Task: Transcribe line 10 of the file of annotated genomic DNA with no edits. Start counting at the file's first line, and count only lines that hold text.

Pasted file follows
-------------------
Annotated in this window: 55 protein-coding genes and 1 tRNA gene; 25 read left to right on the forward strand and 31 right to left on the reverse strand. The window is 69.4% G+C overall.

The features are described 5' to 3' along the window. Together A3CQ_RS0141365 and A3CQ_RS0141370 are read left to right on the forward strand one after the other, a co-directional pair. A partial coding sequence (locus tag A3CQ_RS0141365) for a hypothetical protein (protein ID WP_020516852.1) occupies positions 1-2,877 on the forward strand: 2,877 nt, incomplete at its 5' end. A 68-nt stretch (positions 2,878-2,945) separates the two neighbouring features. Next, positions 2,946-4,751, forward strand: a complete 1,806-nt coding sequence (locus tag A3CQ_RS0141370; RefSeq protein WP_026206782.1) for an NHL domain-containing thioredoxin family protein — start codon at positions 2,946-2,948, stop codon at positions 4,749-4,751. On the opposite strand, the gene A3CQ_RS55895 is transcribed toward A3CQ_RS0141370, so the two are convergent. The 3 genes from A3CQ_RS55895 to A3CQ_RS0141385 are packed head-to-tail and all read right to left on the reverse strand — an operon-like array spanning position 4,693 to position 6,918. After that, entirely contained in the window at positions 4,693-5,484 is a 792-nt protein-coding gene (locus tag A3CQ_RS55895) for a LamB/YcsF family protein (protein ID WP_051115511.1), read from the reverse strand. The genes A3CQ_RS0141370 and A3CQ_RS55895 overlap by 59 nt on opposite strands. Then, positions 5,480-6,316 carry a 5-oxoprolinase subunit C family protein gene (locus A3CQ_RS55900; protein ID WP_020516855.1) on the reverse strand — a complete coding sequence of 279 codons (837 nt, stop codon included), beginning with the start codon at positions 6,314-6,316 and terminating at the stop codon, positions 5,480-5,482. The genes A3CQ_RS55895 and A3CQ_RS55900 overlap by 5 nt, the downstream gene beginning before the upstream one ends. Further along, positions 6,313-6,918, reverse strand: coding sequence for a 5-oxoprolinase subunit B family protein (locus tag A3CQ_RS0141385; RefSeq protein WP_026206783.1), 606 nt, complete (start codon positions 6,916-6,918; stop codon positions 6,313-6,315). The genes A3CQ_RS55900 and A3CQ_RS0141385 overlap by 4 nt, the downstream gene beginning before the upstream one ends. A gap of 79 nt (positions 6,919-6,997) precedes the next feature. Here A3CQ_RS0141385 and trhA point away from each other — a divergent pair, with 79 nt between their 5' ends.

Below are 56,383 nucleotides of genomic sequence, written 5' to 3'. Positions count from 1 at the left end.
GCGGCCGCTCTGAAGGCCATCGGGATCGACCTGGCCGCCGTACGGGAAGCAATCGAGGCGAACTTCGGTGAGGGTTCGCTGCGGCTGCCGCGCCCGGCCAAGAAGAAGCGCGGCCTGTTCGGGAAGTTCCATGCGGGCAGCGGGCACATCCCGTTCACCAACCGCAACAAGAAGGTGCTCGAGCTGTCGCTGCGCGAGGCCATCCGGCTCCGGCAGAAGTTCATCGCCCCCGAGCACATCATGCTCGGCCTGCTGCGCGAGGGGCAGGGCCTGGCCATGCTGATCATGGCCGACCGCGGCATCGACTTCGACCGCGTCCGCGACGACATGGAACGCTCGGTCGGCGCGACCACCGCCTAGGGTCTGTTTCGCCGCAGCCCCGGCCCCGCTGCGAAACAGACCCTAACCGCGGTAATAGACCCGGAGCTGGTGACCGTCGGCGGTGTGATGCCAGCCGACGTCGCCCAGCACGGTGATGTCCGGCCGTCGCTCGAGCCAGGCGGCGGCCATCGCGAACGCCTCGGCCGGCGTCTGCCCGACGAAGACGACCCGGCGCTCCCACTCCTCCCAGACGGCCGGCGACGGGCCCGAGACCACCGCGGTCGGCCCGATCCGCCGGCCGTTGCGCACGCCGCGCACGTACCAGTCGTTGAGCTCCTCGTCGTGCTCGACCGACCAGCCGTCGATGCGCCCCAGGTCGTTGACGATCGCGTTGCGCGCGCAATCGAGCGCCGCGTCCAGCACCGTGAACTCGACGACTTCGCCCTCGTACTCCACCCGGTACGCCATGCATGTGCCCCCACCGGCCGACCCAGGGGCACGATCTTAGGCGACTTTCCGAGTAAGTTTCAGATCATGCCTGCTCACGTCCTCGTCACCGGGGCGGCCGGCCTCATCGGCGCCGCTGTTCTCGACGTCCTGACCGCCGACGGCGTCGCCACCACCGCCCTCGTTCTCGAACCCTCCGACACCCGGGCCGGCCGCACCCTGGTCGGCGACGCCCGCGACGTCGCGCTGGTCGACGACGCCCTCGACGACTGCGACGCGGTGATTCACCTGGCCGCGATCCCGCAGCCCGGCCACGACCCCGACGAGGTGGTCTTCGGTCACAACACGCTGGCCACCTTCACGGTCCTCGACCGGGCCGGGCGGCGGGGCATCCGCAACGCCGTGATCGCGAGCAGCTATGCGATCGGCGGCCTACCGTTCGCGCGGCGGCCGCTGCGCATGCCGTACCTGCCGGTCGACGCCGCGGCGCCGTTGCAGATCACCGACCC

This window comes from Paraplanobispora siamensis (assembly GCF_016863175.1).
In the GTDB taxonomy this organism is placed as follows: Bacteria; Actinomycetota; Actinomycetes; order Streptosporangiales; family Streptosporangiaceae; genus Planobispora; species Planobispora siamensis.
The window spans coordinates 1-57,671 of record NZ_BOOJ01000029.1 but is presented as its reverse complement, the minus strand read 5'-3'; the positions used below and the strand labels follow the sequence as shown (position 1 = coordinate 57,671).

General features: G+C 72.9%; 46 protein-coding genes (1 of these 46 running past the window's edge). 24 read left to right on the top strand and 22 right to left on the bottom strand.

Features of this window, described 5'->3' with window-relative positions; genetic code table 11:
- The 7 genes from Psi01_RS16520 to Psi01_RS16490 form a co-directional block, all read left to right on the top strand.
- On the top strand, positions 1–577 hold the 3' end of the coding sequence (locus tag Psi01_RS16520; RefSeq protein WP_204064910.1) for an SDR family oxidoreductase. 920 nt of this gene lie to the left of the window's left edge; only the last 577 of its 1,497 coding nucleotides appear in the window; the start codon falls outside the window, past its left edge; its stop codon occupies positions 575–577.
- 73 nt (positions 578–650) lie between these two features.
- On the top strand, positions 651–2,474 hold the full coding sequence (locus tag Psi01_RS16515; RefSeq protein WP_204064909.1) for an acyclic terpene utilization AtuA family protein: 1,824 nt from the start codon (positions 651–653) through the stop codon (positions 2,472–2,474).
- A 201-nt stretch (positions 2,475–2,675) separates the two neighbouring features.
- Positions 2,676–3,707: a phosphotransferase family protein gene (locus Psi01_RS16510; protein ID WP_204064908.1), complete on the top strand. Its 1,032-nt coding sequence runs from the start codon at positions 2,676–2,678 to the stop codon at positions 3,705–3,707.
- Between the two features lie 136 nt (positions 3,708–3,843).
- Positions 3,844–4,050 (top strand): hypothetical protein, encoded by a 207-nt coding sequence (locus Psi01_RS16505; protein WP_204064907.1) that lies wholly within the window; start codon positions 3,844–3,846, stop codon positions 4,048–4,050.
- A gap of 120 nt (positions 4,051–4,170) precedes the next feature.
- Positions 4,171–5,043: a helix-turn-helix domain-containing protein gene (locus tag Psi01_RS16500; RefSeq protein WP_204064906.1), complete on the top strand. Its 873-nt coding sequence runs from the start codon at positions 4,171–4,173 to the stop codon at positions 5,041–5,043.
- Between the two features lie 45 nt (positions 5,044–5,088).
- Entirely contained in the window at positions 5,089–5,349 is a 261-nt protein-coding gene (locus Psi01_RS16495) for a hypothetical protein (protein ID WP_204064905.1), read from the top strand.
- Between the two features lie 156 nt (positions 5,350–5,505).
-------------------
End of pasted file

- The 7 genes from Psi01_RS16520 to Psi01_RS16490 form a co-directional block, all read left to right on the top strand.